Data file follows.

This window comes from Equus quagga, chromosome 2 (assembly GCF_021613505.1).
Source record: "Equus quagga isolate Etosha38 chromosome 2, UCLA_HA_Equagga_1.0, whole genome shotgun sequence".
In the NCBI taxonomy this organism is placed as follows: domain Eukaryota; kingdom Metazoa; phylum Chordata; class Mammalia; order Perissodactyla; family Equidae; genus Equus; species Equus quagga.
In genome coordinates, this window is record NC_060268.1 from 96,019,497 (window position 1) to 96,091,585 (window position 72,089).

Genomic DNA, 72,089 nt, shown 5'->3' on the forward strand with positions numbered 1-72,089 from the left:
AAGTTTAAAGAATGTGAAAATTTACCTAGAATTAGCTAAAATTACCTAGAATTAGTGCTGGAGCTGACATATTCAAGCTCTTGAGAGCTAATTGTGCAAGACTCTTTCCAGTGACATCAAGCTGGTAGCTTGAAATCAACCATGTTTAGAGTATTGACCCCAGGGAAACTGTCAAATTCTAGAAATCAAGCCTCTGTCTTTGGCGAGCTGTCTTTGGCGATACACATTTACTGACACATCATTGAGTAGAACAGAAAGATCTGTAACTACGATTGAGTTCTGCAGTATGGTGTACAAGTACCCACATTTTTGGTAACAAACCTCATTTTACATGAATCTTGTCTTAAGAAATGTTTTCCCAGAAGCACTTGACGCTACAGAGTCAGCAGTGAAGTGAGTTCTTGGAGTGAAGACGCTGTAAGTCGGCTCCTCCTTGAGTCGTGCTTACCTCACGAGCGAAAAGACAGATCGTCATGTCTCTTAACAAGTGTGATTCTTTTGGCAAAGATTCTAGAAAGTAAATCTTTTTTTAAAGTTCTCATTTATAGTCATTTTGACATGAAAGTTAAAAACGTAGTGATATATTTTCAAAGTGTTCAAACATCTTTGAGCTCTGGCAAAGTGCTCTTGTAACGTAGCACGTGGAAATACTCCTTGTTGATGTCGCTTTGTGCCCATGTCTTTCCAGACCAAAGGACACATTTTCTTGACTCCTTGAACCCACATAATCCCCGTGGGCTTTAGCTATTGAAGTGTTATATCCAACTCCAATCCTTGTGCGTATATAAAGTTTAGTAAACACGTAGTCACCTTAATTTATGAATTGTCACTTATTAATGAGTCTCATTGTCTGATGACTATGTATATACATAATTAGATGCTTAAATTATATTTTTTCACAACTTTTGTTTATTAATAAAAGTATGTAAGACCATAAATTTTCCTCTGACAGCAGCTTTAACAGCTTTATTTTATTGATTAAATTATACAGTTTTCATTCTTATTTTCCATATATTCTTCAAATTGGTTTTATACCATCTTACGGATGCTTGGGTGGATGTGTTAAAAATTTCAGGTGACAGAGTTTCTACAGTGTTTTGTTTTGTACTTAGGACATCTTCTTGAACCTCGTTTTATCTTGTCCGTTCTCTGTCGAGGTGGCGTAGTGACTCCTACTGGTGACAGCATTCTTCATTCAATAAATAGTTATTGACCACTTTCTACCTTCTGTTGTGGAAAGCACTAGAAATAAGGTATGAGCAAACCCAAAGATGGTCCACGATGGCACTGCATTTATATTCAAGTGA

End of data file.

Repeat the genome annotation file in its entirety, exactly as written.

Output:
This window comes from Equus quagga, chromosome 2 (assembly GCF_021613505.1).
Source record: "Equus quagga isolate Etosha38 chromosome 2, UCLA_HA_Equagga_1.0, whole genome shotgun sequence".
In the NCBI taxonomy this organism is placed as follows: domain Eukaryota; kingdom Metazoa; phylum Chordata; class Mammalia; order Perissodactyla; family Equidae; genus Equus; species Equus quagga.
In genome coordinates, this window is record NC_060268.1 from 96,019,497 (window position 1) to 96,091,585 (window position 72,089).

Genomic DNA, 72,089 nt, shown 5'->3' on the forward strand with positions numbered 1-72,089 from the left:
AAGTTTAAAGAATGTGAAAATTTACCTAGAATTAGCTAAAATTACCTAGAATTAGTGCTGGAGCTGACATATTCAAGCTCTTGAGAGCTAATTGTGCAAGACTCTTTCCAGTGACATCAAGCTGGTAGCTTGAAATCAACCATGTTTAGAGTATTGACCCCAGGGAAACTGTCAAATTCTAGAAATCAAGCCTCTGTCTTTGGCGAGCTGTCTTTGGCGATACACATTTACTGACACATCATTGAGTAGAACAGAAAGATCTGTAACTACGATTGAGTTCTGCAGTATGGTGTACAAGTACCCACATTTTTGGTAACAAACCTCATTTTACATGAATCTTGTCTTAAGAAATGTTTTCCCAGAAGCACTTGACGCTACAGAGTCAGCAGTGAAGTGAGTTCTTGGAGTGAAGACGCTGTAAGTCGGCTCCTCCTTGAGTCGTGCTTACCTCACGAGCGAAAAGACAGATCGTCATGTCTCTTAACAAGTGTGATTCTTTTGGCAAAGATTCTAGAAAGTAAATCTTTTTTTAAAGTTCTCATTTATAGTCATTTTGACATGAAAGTTAAAAACGTAGTGATATATTTTCAAAGTGTTCAAACATCTTTGAGCTCTGGCAAAGTGCTCTTGTAACGTAGCACGTGGAAATACTCCTTGTTGATGTCGCTTTGTGCCCATGTCTTTCCAGACCAAAGGACACATTTTCTTGACTCCTTGAACCCACATAATCCCCGTGGGCTTTAGCTATTGAAGTGTTATATCCAACTCCAATCCTTGTGCGTATATAAAGTTTAGTAAACACGTAGTCACCTTAATTTATGAATTGTCACTTATTAATGAGTCTCATTGTCTGATGACTATGTATATACATAATTAGATGCTTAAATTATATTTTTTCACAACTTTTGTTTATTAATAAAAGTATGTAAGACCATAAATTTTCCTCTGACAGCAGCTTTAACAGCTTTATTTTATTGATTAAATTATACAGTTTTCATTCTTATTTTCCATATATTCTTCAAATTGGTTTTATACCATCTTACGGATGCTTGGGTGGATGTGTTAAAAATTTCAGGTGACAGAGTTTCTACAGTGTTTTGTTTTGTACTTAGGACATCTTCTTGAACCTCGTTTTATCTTGTCCGTTCTCTGTCGAGGTGGCGTAGTGACTCCTACTGGTGACAGCATTCTTCATTCAATAAATAGTTATTGACCACTTTCTACCTTCTGTTGTGGAAAGCACTAGAAATAAGGTATGAGCAAACCCAAAGATGGTCCACGATGGCACTGCATTTATATTCAAGTGA